Mel Sorensen of the Washington Association of Health Underwriters said rates ought to be based on the cost of doing business – the conservative sort of approach that ought to prevail in a business like insurance. Bringing in volatile stock market returns is risky; decisions will be political. “We think that however well intended this bill is, it has a terrifically detrimental effect if implemented,” he said. “The rate statute in Washington has been the same for decades. And with respect to health care, the rate statute is that rates must be reasonable relationship to the benefits offered.
“We are deeply troubled by the idea that maybe rates don’t have to be reasonable in relationship to the benefits offered, because we are going to use an outside mechanism to somehow politically suppress the rates that are actually justifiable and necessary. Rates need to be sustainable based on the costs that are presented to the carrier for the risks that are being undertaken. And we think that however well intended this bill is, the effect would be corrosive to an objective and a standard approach to the review of rate filings.”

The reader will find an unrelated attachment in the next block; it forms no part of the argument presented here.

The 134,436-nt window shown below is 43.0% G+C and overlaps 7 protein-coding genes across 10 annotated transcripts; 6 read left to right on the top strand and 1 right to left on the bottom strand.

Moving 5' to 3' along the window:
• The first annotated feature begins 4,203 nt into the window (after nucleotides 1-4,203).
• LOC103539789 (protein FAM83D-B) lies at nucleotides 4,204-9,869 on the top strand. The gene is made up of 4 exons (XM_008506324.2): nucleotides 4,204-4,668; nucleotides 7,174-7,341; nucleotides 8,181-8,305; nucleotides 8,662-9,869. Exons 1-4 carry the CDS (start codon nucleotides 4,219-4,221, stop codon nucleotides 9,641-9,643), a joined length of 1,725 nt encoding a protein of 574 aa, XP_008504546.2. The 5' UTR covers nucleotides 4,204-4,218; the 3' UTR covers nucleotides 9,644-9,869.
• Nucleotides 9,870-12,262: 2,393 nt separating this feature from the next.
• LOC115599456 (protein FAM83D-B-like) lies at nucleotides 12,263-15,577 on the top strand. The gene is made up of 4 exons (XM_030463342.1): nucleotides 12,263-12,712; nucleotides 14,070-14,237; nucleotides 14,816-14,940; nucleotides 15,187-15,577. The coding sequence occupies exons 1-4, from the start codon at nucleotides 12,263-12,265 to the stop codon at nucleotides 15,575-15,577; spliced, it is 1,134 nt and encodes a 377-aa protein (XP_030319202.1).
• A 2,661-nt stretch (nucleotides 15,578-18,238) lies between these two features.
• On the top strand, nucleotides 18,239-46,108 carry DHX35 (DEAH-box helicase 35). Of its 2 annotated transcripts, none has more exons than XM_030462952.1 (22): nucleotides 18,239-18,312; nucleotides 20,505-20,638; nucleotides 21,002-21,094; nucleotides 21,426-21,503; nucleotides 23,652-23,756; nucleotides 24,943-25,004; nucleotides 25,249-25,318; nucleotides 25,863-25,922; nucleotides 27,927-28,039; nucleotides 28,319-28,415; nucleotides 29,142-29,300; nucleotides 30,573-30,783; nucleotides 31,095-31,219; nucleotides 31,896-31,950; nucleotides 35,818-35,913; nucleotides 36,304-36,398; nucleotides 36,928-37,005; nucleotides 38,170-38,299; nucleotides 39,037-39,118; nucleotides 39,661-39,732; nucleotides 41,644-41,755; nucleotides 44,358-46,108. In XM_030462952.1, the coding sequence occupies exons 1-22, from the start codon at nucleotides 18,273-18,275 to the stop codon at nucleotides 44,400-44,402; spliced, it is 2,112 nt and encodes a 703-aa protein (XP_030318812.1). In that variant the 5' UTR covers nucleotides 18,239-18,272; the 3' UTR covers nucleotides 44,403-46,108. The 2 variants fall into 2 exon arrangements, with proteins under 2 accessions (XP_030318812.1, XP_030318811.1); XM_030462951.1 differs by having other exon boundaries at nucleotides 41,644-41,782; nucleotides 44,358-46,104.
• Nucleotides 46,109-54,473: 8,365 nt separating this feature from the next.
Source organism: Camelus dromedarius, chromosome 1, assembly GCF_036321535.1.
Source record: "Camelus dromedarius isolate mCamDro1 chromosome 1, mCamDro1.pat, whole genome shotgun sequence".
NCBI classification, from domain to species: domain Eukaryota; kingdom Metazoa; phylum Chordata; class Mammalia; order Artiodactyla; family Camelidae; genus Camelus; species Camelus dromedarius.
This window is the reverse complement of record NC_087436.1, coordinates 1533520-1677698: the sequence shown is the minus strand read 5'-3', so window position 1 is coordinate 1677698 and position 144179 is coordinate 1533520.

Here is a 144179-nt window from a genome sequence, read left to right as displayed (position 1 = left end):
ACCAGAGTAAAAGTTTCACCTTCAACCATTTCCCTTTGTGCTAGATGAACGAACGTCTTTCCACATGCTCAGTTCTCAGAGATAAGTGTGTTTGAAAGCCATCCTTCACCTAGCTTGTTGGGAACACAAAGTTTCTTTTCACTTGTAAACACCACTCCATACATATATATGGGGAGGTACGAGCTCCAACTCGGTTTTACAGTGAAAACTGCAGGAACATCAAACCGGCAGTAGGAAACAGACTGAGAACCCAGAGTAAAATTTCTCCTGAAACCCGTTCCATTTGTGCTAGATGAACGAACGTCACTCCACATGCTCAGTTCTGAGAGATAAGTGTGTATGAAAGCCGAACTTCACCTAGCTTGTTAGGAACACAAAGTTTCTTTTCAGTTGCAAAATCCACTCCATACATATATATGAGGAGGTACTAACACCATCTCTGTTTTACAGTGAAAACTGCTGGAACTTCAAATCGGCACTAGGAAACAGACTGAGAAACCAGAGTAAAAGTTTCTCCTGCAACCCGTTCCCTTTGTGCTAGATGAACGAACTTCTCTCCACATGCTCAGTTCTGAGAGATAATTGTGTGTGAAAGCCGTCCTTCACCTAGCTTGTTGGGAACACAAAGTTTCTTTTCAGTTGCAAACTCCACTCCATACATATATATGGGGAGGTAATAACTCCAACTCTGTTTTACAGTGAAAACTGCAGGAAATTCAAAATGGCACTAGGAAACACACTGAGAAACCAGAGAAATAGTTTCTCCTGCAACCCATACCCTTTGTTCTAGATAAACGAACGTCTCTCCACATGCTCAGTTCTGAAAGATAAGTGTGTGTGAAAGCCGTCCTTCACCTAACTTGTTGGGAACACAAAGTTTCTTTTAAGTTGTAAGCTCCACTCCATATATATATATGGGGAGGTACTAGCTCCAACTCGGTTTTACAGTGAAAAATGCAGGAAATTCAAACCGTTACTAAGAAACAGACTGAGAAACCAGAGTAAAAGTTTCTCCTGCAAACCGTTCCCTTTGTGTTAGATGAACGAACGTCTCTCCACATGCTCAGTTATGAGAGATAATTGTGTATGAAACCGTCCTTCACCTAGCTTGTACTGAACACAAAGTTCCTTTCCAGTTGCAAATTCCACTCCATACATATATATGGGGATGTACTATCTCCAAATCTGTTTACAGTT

Business-community interests are backing the insurers. Leaving aside arguments about the proper way to set insurance rates, the uncertainty created by the Affordable Care Act is reason enough to let things be, said Association of Washington Business health care lobbyist Matthew Canedy. “If carriers are required to drive down their reserves, even indirectly, to keep premium costs low, it can ultimately prevent them from meeting their obligations. Reserves are there to protect against risks so that carriers can ensure that there are no disruptions in coverage and frankly that is a protection that small businesses are counting on. No company large or small would want to deal with his level of uncertainty without some sort of safety net.”